Part 4: Venous Thromboembolism
Elisabeth M. Battinelli, MD, PhD
Assistant Professor of Medicine, Harvard Medical School, Associate Physician, Division of Hematology, Brigham and Women's Hospital, Boston, MA
Jean M. Connors, MD
Assistant Professor of Medicine, Harvard Medical School, Medical Director, Anticoagulation Management Service, Brigham and Women's Hospital and Dana-Farber Cancer Institute, Boston, MA
A 44-year-old man arrives in clinic to discuss his risk of developing a thrombotic event. His mother, age 76, was recently diagnosed with antiphospholipid syndrome after suffering a PE and testing positive for lupus anticoagulant on 2 separate occasions 3 months apart. His mother is currently on anticoagulation and the patient is worried that he also has a risk of developing a thrombotic event because of his family history. During the visit, it is noted that the patient is obese (body mass index [BMI] ≥30) and leads a sedentary lifestyle.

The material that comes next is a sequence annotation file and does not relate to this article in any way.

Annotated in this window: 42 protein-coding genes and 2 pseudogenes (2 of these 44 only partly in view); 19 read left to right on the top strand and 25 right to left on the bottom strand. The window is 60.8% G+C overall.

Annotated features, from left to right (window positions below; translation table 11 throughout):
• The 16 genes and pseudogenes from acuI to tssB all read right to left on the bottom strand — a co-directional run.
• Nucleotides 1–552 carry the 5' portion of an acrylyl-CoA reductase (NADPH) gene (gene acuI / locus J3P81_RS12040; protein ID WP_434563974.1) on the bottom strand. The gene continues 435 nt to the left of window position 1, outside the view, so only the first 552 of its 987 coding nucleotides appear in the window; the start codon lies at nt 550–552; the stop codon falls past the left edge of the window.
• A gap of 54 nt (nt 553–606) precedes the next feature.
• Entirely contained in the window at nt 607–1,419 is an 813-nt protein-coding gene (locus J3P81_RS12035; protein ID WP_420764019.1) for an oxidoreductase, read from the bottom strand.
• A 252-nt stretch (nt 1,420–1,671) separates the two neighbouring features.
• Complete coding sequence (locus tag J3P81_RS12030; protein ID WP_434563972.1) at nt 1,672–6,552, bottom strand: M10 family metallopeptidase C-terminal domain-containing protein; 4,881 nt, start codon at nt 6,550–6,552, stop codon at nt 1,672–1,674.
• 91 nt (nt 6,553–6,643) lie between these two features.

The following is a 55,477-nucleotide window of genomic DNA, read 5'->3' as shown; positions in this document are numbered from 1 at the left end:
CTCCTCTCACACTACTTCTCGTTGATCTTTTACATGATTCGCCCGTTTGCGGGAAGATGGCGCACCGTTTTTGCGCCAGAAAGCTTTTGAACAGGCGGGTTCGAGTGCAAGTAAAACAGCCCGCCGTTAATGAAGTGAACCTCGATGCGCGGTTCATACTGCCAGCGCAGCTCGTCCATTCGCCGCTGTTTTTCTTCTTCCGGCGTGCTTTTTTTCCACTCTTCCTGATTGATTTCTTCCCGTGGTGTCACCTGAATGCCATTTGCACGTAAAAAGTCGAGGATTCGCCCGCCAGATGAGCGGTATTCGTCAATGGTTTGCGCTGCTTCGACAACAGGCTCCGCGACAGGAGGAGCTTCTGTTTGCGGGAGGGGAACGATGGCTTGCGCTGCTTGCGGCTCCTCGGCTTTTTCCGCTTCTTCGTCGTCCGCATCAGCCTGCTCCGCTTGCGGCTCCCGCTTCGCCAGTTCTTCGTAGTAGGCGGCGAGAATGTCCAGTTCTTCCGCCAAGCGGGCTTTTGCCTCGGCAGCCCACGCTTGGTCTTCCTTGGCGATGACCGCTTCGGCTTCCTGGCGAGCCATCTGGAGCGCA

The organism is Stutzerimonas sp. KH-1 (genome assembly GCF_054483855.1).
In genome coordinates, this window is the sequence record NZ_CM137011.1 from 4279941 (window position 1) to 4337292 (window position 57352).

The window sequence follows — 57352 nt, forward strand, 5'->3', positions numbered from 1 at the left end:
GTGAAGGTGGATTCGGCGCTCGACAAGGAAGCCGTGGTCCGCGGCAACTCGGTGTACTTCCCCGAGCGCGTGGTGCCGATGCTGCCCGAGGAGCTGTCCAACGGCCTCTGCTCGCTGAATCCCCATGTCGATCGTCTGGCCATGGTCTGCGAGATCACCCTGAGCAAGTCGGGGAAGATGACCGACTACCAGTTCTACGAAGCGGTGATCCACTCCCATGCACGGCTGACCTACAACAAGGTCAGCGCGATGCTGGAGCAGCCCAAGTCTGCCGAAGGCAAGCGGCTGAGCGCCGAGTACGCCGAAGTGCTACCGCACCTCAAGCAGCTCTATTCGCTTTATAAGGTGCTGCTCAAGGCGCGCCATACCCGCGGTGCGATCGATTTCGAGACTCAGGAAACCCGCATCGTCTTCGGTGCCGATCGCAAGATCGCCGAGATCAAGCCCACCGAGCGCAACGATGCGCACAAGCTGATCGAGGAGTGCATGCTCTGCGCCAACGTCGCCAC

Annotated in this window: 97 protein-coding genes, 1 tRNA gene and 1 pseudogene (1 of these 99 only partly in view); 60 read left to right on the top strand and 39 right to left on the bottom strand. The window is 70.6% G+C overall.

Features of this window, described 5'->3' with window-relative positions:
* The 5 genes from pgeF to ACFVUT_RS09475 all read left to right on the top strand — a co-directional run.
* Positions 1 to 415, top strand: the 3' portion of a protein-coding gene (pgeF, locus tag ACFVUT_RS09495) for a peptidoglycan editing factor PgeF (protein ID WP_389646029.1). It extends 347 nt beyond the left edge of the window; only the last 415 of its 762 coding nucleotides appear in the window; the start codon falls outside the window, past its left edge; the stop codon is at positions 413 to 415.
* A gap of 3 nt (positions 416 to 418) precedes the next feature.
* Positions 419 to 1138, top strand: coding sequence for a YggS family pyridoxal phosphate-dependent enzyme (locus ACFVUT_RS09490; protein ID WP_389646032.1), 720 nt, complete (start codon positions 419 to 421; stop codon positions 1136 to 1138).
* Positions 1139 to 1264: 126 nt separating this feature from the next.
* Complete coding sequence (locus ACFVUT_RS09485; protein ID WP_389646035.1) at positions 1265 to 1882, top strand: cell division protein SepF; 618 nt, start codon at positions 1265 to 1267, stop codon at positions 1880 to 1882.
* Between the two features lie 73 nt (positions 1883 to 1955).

What should the physician tell the patient regarding his risk of having a thrombotic event in the future?